Like other Charlton publications, Horror Monsters and Mad Monsters had thin covers that tore easily and preserved the fingerprints of all who touched them. The interior pages were yellow before they were even run through the presses. The photos inside the magazines were muddy and devoid of any gray-tones. But if you got a chance to see the covers before too many people had handled them, they were quite eye-catching. Only one cover can be credited to a particular artist and only because Steve Ditko bothered to sign his name to the drooling wolf man on the cover of Mad Monsters #1 (1961). None of the writers were credited either and even the editor was anonymous, using the pen names “Sanzar Quasatood” (Horror Monsters) and “Abernathy Farquad” (Mad Monsters)

    Both magazines lasted until 1964. Here are the covers from their inaugural year:

     


  5. Aug. 1961: Mandatory Two Pages of Text

    August 27, 2011 by The Belated Nerd

    An odd feature of early comic books was the mandatory two pages of text required for publications to take advantage of second class mail rates. Until someone stumbled upon the clever substitution of a letters page, every comic book published until the early Sixties had one of these text stories. I’m uncertain what difference it made to the post office. If a comic book without pages of text wasn’t a magazine, what was it? Art? Think of the prestige comic book publishers could have garnered if they’d just spent a few pennies more on stamps!

    This month’s mandatory two pages of text comes from Tales of Suspense # 21.  Author unknown.

     


  6. What do Ghosts Eat for Breakfast?

    August 21, 2011 by The Belated Nerd

    Spook Stories was a series of trading cards sold in packs with some stale chewing gum by Leaf Candy Company. Leaf had taken a beating a few years earlier in the baseball card biz and apparently decided to forego sports cards completely in 1961 and instead exploit a resurgence in the popularity of old Universal horror films. Merely licensing the images from Universal wasn’t enough, though. Taking a page (several pages, in fact) from Warren Publishing’s Famous Monsters of Filmland, each monster card was given a witty caption. But the humor didn’t stop there! On the back of each card was a humourous (I use that word lightly) monster-related riddle.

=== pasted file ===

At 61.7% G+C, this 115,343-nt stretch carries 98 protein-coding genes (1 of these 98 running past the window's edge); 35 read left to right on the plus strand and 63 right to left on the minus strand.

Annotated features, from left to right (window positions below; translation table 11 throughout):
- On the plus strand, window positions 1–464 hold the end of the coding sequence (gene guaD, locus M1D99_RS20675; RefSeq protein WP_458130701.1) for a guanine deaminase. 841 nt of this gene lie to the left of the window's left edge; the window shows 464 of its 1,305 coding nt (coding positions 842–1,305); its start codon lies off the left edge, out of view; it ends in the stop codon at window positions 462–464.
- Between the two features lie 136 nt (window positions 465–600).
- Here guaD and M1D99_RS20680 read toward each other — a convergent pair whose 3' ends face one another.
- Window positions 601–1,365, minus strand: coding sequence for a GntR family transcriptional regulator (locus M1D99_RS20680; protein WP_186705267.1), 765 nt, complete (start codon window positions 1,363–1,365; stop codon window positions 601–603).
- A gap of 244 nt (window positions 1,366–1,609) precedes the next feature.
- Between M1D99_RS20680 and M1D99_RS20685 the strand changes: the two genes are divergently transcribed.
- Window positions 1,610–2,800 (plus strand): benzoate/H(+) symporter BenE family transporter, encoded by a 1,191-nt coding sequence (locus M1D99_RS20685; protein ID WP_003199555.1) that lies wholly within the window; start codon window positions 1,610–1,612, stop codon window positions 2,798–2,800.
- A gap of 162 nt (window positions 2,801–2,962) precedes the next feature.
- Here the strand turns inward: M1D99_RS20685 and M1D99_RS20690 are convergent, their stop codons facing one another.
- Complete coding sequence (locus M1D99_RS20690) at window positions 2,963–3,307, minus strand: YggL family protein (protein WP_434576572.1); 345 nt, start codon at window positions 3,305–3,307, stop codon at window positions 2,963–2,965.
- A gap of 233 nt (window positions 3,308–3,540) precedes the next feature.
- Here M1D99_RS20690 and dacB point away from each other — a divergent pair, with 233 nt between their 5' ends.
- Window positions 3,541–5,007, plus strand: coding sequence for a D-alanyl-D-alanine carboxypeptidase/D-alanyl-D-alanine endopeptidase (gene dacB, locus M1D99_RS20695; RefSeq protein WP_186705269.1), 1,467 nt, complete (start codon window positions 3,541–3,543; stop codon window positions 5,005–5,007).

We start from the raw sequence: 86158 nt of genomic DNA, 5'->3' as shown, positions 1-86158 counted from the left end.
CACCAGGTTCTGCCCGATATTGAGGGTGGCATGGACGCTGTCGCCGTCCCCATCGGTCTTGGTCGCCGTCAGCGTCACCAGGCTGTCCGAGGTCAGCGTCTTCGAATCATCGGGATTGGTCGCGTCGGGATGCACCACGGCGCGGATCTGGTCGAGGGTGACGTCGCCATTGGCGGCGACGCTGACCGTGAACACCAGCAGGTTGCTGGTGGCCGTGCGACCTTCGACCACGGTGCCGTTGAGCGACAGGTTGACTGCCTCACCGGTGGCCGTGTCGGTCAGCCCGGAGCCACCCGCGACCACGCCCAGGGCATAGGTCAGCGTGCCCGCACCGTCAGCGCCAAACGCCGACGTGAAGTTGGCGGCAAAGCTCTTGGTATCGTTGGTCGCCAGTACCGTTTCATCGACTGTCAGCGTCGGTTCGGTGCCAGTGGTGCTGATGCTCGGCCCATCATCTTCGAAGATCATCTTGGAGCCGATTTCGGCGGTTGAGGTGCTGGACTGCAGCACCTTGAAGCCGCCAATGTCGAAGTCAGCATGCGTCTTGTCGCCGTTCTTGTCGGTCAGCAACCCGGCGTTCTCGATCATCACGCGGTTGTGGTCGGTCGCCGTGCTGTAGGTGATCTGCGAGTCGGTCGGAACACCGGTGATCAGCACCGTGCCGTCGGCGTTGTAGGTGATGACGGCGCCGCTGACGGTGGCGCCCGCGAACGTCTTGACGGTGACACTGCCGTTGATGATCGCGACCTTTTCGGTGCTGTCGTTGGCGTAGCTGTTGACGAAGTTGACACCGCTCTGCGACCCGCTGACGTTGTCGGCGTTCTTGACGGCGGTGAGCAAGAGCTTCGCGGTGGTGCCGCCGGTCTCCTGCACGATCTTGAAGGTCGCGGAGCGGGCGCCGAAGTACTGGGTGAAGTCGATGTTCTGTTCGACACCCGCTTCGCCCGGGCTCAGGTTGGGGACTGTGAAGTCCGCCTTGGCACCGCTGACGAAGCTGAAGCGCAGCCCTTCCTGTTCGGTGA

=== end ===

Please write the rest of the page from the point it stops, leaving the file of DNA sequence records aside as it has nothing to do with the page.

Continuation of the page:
7. Monster Pants

    August 16, 2011 by The Belated Nerd

     

    I’m not sure how Jack Kirby went about creating the monsters he drew for Marvel (nee Atlas) comics in the late Fifties and early Sixties. Did he start with a naked monster and then draw short pants on it or did each new creation start with an empty pair of patented Kirby Speedos? Kirby Speedos date back to the early 1940s when they were sported by Captain America and Bucky over pairs of long pants. The long pants were dispensed with when Jack started drawing monsters. I mean, who ever heard of a giant monster wearing long pants?

    So, crowd around the catwalk for the fashion show and try not to get stepped on by the models!

     

     

     

     

      

     


  8. Coffee Break

    August 13, 2011 by The Belated Nerd

    Even monsters deserve a break between scenes of horror and mayhem. Vincent Price in 1961 sucked back an iced coffee a la Nancy Botwin during shooting for Tales of Terror. Boris Karloff took numerous coffee breaks as The Mummy and Frankenstein’s Monster. Bela Lugosi as Igor joins Karloff and Basil Rathbone for coffee on the set of Son of Frankenstein. (If anybody knows of a photograph showing Dracula sipping a cup, send it my way.) Lon Chaney Jr. takes a nap while awaiting his next scene in one of his Wolf Man movies. And finally, Vincent Price, Boris Karloff and Peter Lorre take time out to roast marshmallows.

     

     

     

     

     


  9. The Black & White World of Virgil Finlay

    August 12, 2011 by The Belated Nerd

    I spend a lot of time searching out cover images from 50-year-old magazines, comic books, and paperbacks. Interior art is harder to find on the Internet so I’m always happy when I can find some to compliment a post on an old comic book or pulp magazine. What took me by surprise this week was the discovery of some great black & white artwork printed on the back of Amazing Stories in 1961; all by the great fantasy, science fiction and horror illustrator, Virgil Finlay!